When I saw my son marching off to war I was the proudest man on the street, well we were all proud. Our sons were off to fight the Huns. They had stood and were counted; counted as men who, at their country’s behest, would go and give the Germans a bloody nose.
I remember he looked smart in his uniform, marching smartly down the street, in his well-polished boots. This was the lad that I had nurtured from birth. The lad that I had loved from the moment he took his first breath. The lad that I, had taught to be … a man.
He wrote often about his life on the battlefields of Europe, sometimes every day. He gave good account of himself. Every letter signalled that he was safe, at least at the time of his writing.
My boy was a fine boy, any man would be proud to have him as a son. He stood tall, as his grandfather stood tall. He spoke his mind, he got that from me. He cared about the little things; he got that from his mother. She passed on some years ago. I watched him as he heard the news. His little lips quivering, tears in his eyes though not crying, no, not crying. He was the saddest I had ever seen him and there was nothing I could do to ease his pain. Oh I so wanted to ease his pain.
It was around the end of June his letters stopped coming. I thought he may have been part of the ‘Big Push’ and was probably too busy to write. A fighting man doesn’t want to be bothered with writing letters, does he? And then it came. Late one morning, in the second post it was. It was an official looking letter, a crisp white envelope with a typed address on its front and an embossed crown on the back. I had dreaded this since the day he marched off to war. I had wondered then if I would ever see him again. Of course I never let him know that, I couldn’t you see. I carefully placed the letter on the shelf above the fire in the best room. I would open it when I had finished tidying the house.
When he was small I remember his little hands, he was always so delicate … no … genteel is a better description, he got that from his mother as well.
The letter seemed to watch me as I went about my business. I cleaned out the ashes from the hearth; they were cool enough by then. After the dust settled I dusted the mantle shelf, lifting the letter then placing it back carefully so as not to disturb it.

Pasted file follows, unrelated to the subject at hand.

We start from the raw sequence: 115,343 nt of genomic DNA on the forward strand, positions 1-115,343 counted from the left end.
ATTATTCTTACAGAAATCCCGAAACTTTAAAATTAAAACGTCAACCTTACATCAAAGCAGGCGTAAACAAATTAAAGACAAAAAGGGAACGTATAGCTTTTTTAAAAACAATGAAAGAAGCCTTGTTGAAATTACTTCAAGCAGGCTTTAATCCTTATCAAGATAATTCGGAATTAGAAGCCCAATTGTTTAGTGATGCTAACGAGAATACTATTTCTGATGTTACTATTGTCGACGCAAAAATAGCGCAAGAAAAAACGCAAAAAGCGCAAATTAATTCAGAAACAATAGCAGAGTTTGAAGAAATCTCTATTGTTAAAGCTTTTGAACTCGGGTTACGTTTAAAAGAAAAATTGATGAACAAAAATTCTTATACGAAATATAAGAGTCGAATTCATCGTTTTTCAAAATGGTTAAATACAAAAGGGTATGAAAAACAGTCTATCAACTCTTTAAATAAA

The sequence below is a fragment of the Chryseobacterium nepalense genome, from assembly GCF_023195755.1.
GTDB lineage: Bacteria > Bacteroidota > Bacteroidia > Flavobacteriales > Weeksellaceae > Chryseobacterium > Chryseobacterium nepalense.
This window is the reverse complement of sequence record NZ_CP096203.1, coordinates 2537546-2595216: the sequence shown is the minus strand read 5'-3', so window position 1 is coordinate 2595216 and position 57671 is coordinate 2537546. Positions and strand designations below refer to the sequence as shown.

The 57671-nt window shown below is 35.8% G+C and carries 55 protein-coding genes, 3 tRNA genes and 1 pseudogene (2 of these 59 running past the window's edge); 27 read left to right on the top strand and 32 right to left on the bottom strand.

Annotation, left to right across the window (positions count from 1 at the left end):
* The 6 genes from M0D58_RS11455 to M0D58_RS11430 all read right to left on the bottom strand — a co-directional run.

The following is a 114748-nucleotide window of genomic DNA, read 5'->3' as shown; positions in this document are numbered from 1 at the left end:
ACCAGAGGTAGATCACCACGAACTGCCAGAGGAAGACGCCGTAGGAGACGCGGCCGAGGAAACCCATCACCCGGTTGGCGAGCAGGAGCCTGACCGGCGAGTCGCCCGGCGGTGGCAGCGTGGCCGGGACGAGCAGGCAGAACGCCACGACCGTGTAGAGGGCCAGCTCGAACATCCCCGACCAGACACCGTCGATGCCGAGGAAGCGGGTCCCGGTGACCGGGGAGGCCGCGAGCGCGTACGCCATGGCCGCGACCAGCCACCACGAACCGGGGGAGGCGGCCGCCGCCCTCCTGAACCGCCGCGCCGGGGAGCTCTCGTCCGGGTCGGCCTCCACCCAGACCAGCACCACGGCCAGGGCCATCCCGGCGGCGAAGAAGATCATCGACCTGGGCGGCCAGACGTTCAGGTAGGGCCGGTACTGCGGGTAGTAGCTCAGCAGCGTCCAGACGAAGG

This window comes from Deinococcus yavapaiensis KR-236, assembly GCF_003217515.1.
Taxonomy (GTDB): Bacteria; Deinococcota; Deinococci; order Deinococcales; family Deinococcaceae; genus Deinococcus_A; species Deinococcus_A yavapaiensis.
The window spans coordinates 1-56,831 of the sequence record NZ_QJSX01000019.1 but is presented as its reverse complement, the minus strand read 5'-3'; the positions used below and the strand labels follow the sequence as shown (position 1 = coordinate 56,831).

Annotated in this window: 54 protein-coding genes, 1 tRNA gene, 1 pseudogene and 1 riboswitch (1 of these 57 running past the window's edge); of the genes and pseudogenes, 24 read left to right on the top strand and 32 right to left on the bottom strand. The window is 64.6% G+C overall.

Why? Oh why? Oh why had this happened? He was a fine lad, an English lad through and through. He was my child, my very own son whom I had loved and cherished and raised as best I could. As best I … knew … how. I picked up the letter. I shuddered at the thought of what it contains. I put it down again. Was this to be the darkest day of my life? Oh God! I hoped he didn’t suffer.
When he was ten he fell from a tree and broke his arm. He was lucky; it was a clean break, bent at a funny angle, but clean. I could see the pain in his face, but not one tear did he let fall upon his cheek. He simply refused to cry. Please God! Tell me it was quick.
I reached once more to the shelf and again I stopped. No, no, I must read it. It would be a dishonour to him if I did not read it now. I slowly opened the envelope and took out the plain white folded page it contained. The embossed crown on the back of the envelope was duplicated on the top of the page.
Dear Sir . . . . . . . . . . . . . it began.
Oh no! I cannot go on …
This is to inform you that His Majesty is extremely proud of your son Michael . . . .
This is it. He is dead. I know he is dead. This is my darkest hour. No longer will I have the companionship of my beloved boy and I shall die a lonely and bitter old man.
. . . . who, during the battle of the Somme acquitted himself with Honour and Valour. His Majesty is proud to award him this country’s highest honour, the Victoria Cross.
My God I couldn’t stand it! VCs are posthumously awarded I’m sure. My eyes glazed over and the words seemed to run, one into another.
You are requested to attend the award ceremony at Buckingham Palace on September 18 where your son will receive his medal from the King.
His medal? From the King? My son? What evil is this? Is he dead or not? This is a joke. It has to be. What kinds of people play jokes like this? Am I not suffering enough?
“Father, are you home?”